21

I came across an issue with a plugin that uses object.create in jquery to create a date dropdown. I just noticed in IE 8 that it is throwing an error of:

SCRIPT438: Object doesn't support property or method 'create'

Here is the code:

var dropdateobj = Object.create(dropdatefuncs);
dropdateobj.create(options, this);
$.data(this, 'dropdate', dropdateobj);

What is a good work around for IE8 or more cross browser compatible?

Thanks in advance!

  • Not hard to find a shim if you look. – user2437417 Aug 2 '13 at 15:08
  • This is the first question that comes up in Google when searching for Object.create IE8. +1 – cheeesus Dec 10 '13 at 8:30
37

If you need Object.create, there are good chances you may need to rely on other es5 features as well. Therefore, in most cases the appropriate solution would be to use es5-shim.

However, if Object.create is the only thing you need and you only use it to purely setup the prototype chain, here's a lightweight poly-fill that doesn't support null as the first argument and doesn't support the second properties argument.

Here's the spec:

15.2.3.5 Object.create ( O [, Properties] )

The create function creates a new object with a specified prototype. When the create function is called, the following steps are taken:

If Type(O) is not Object or Null throw a TypeError exception.

Let obj be the result of creating a new object as if by the expression new Object() where Object is the standard built-in constructor with that name

Set the [[Prototype]] internal property of obj to O.

If the argument Properties is present and not undefined, add own properties to obj as if by calling the standard built-in function Object.defineProperties with arguments obj and Properties.

Return obj.

Here's the lightweight implementation:

if (!Object.create) {
    Object.create = function(o, properties) {
        if (typeof o !== 'object' && typeof o !== 'function') throw new TypeError('Object prototype may only be an Object: ' + o);
        else if (o === null) throw new Error("This browser's implementation of Object.create is a shim and doesn't support 'null' as the first argument.");

        if (typeof properties != 'undefined') throw new Error("This browser's implementation of Object.create is a shim and doesn't support a second argument.");

        function F() {}

        F.prototype = o;

        return new F();
    };
}
  • 2
    The second parameter is a joke, I wonder if someone actually uses that ridiculously verbose syntax to create objects in actual code – Esailija Aug 2 '13 at 15:13
  • @plalx: MDN is collaboratively-edited. There is no "official" one. I've seen some seriously flawed code on MDN. (Check out the first "compatibility" example on the Array#forEach page, for instance. Completely and utterly wrong.) See the implementation in es5-shim for something that at least makes a best effort where it can. – T.J. Crowder Aug 2 '13 at 15:14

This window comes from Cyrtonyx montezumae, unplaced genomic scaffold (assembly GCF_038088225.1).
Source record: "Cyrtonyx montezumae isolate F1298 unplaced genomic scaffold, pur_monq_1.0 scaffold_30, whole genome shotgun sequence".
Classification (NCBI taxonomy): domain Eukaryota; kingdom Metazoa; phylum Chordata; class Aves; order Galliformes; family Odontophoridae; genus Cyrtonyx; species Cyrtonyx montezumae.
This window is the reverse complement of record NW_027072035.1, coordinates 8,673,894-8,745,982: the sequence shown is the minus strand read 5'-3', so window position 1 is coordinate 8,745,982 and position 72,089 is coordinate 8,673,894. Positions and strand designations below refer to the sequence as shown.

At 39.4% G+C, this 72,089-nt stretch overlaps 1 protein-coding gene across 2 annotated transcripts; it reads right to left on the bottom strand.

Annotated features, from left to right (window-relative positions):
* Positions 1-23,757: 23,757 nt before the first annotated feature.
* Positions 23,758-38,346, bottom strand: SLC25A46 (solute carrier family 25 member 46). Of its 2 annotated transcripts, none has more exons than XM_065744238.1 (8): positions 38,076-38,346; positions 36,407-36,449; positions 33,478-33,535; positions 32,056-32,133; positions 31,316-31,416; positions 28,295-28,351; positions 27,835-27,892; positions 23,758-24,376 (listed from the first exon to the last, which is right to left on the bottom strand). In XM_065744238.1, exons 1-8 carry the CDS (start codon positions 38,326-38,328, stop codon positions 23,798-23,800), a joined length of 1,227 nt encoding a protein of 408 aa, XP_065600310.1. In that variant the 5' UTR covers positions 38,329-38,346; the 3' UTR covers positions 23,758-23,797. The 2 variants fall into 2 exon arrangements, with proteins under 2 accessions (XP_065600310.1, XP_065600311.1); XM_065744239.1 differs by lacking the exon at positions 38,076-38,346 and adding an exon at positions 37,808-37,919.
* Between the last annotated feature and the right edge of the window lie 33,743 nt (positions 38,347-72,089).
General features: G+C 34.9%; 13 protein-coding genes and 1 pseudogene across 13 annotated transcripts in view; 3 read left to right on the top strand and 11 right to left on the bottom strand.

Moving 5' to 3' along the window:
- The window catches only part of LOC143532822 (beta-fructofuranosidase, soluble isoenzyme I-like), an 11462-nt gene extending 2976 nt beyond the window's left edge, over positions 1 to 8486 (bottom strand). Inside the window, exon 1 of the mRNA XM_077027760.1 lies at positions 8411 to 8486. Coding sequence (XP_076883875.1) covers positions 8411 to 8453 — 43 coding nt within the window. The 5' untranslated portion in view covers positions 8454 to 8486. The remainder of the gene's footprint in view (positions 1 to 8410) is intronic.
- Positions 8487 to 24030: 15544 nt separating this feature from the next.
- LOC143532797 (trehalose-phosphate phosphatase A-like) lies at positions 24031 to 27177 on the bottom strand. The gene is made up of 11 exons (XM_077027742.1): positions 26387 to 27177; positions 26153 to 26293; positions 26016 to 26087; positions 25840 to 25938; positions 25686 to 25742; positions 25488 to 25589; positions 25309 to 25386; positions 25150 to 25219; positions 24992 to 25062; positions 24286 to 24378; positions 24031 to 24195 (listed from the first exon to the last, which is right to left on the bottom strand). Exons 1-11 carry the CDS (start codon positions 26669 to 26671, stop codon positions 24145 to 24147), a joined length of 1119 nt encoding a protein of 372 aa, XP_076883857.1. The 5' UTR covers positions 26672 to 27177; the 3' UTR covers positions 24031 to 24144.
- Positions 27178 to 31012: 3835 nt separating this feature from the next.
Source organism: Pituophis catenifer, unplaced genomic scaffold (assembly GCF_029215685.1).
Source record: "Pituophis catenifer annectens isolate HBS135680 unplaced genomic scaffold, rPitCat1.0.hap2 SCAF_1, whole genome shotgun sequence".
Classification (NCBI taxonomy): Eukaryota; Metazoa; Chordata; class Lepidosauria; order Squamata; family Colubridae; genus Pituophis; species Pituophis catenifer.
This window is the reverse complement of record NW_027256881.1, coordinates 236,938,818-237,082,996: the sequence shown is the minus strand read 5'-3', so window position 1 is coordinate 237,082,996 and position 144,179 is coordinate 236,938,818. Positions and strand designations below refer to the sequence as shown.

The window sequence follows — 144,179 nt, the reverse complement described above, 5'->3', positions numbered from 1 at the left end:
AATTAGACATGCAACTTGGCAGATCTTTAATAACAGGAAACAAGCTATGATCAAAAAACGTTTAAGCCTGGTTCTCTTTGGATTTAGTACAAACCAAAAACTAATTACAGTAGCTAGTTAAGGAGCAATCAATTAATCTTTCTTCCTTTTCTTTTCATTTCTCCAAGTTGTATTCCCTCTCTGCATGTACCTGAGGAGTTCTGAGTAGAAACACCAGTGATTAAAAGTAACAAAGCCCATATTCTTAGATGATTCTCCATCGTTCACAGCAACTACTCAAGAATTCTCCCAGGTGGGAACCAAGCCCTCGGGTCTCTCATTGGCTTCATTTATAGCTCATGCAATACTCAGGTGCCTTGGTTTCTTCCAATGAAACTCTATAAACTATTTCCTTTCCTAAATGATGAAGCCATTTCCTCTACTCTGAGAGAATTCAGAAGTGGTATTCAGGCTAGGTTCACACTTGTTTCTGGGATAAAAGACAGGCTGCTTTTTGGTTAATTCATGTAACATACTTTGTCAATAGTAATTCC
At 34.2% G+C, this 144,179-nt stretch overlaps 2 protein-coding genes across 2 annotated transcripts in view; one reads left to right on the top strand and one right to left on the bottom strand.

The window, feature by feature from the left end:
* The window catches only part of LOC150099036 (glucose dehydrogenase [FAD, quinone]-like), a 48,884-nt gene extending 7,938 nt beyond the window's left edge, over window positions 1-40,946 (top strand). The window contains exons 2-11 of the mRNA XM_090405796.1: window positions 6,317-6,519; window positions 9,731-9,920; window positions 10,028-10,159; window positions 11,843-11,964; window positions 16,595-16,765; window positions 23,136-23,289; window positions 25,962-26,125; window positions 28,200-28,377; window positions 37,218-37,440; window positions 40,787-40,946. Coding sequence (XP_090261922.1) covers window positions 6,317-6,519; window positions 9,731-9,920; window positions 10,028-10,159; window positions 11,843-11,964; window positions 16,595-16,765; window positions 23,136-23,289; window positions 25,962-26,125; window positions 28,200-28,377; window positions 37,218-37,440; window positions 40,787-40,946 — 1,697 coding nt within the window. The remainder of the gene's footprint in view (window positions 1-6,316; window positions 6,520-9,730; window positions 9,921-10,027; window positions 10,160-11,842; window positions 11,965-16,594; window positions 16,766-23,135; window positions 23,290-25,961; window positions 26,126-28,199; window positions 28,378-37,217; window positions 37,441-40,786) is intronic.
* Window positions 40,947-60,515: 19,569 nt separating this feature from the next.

• @Esailija: That ridiculously verbose syntax is currently the only syntax available for defining property descriptors. – user2437417 Aug 2 '13 at 15:14
  • @CrazyTrain defineProperty or defineProperties? – Esailija Aug 2 '13 at 15:15
  • 1
    @Esailija: those use the same syntax for property descriptors. – user2437417 Aug 2 '13 at 15:15
20

There are several shims that provide this, including this one.

Note that Object.create can't be perfectly shimmed, though, because amongst other things it can create non-enumerable properties or properties with getters and setters, which you can't do on all pre-ES5 browsers. (You can do getters and setters on some pre-ES5 browsers using proprietary syntax, but not on IE8 I don't believe.) It can only be pseudo-shimmed.

But a pseudo-shim will do for the use-case you've quoted.

Just for completeness, here's a simple version of the part that can be shimmed:

if (!Object.create) {
    Object.create = function(proto, props) {
        if (typeof props !== "undefined") {
            throw "The multiple-argument version of Object.create is not provided by this browser and cannot be shimmed.";
        }
        function ctor() { }
        ctor.prototype = proto;
        return new ctor();
    };
}
  • +1 for providing an explanation ;) – plalx Aug 2 '13 at 15:17
  • Great explanation, thanks. – Isioma Nnodum Oct 2 '14 at 18:07
  • 1
    This polyfill is much easier to read than the one proposed by plalx in the other answer although both do the trick. – Lorenzo Polidori Mar 6 '15 at 9:32
  • @plalx: Re efficiency: I bet you it's unmeasurable :-) -- and certainly not material in any real-world use case. I prefer the cleanliness of absolutely no link between the created objects. "Also, directly throwing strings in my opinion is not very good as it breaks the error contract." There is no error contract in JavaScript. But yea, new Error might be better on browsers that support it. – T.J. Crowder Mar 6 '15 at 14:07
  • 1
    @T.J.Crowder I think you are right about not leaving a link. I changed the posted implementation to behave closer to the spec while remaining as lightweight as possible. Also converted to a community wiki. – plalx Mar 6 '15 at 15:56
0

This will make Object.create() work in IE 8.

I tried the shim/sham but that didn't work for me.

if (typeof Object.create !== 'function') {
 Object.create = function(o, props) {
  function F() {}
  F.prototype = o;

  if (typeof(props) === "object") {
   for (prop in props) {
    if (props.hasOwnProperty((prop))) {
     F[prop] = props[prop];
    }
   }
  }
  return new F();
 };
}

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